12. LondonEngland– buses and trams are free for people under 16, and students aged 16 and 17. People 60 or over and eligible disabled folks ride the entire system for free.
  13. Manchester, England— Free “Metroshuttle” daytime bus services in city centre
  14. Melbournein Australia has a free tram around the city center, and a free bus to popular tourist attractions. Both of these connect to other public transport. Free public transport is sometimes offered on major holidays such as Christmas and New Years Eve.
  15. Noordwijk/Oegstgeest— Leiden Transferium — The Hague, express bus, running on weekdays during daytime, free of charge as a test during 2004; it was intended for commuters working in The Hague and living in Leiden or beyond who would otherwise travel by car to the Hague, to promote parking at the Transferium and continuing the journey by bus; the aim was to reduce road traffic congestion between Leiden and The Hague. The test was paid by the province of South Holland. It was discontinued in 2005.
  16. Perth, Australiahas free bus and train trips around the city centre (the “Free Transit Zone”), including three high-frequency Central Area Transit(CAT) bus routes. This is also in Fremantle and recently added in Joondalup.
  17. Pittsburgh, PAFree “T” light rail service within downtown. Also, students at Carnegie Mellon University and the University of Pittsburgh receive free rides with a school ID.
  18. Portland, Oregon(the “Fareless Square“), Seattle, Washington (the “Ride Free Area”) and CalgaryAlberta (the “7th Avenue Free Fare Zone”) offer free public transit within their downtowns.
  19. Renesse (mun. Schouwen-Duiveland), Netherlands— free bus services in the area (in summer only)
  20. Seattle, Washington— Metro Transit buses are free from 6:00 a.m. to 7:00 p.m. in Downtown Seattle.[1]
  21. Sydneyin Australia also offers occasional free public transport travel to and from events at particular times, notably New Years Eve celebrations in Sydney CBD, or to ANZAC War Memorial Services for veterans. The rationale is a mix of traffic reduction and cultural recognition.
  22. Tarbesin France offers a year-long free shuttle bus around the city, linking the main spots.
  23. Viennain Austria – students under 19 can travel free on sundays and school holidays
  24. Wakefield, England– Free Citybus daytime bus services in city centre
  25. Washington, D.C.Congressional Subway — small free metro system
  26. ZagrebCroatia– buses and trams are free for university students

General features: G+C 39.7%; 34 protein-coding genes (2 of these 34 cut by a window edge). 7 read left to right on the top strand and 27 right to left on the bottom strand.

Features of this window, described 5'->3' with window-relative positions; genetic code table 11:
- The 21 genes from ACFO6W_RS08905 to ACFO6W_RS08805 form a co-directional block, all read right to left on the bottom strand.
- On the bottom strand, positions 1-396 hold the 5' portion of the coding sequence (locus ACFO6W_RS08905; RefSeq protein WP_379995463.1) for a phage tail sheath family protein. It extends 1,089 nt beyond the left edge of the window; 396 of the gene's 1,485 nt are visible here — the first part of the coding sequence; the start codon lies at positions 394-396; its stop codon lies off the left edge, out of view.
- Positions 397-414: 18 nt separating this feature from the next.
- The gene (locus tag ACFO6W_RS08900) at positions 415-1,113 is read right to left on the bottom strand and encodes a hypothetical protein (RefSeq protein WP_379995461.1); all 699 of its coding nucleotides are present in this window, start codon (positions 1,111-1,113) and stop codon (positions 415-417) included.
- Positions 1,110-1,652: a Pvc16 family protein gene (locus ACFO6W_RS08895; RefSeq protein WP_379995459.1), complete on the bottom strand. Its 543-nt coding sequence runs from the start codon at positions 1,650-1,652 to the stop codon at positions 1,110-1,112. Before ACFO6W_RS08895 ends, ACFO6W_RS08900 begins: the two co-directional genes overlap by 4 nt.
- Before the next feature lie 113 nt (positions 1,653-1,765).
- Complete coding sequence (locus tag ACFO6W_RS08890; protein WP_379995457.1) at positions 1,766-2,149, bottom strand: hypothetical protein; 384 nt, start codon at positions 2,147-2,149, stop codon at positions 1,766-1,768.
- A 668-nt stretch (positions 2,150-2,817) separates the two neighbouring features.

27. Community bicycle programs, providing free bicyclefor short-term public use.
  28. some ferries, such as the Staten Island Ferry, the Woolwich Ferryand the IJ ferries in Amsterdam, which are used as an alternative to bridges, which would have been very high in the port. These are free, just as a bridge would have been.
  29. short-distance ‘public transport’ such as elevator, escalator, moving sidewalk (horizontal and inclined); these are often part of a larger public transport system or business (e.g. shop), of which the products and services are not free.
  30. Jump up^http://transit.metrokc.gov/tops/bus/ridefree.html

 

1 June 2018. This version of the page has been revised. Besides normal editing, the reason for revision may have been that this version contains factual inaccuracies, vandalism, or material not compatible with the Creative Commons Attribution-ShareAlike License.

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About the editor:

Eric Britton
9, rue Gabillot, 69003 Lyon France

Bio: Educated as an international development economist, Eric Britton is an American political scientist, teacher and sustainability activist who has worked on missions and advisory assignments on all continents. Professor of Sustainable Development, Economy and Democracy at the Institut Supérieur de Gestion (Paris), he is also MD of EcoPlan Association, an independent advisory network providing strategic counsel for government and business on policy and decision issues involving complex systems, social-technical change, civil society and sustainable development. Founding editor of World Streets: The Politics of Transport in Cities | See Britton online at https://goo.gl/9CJXTh and @ericbritton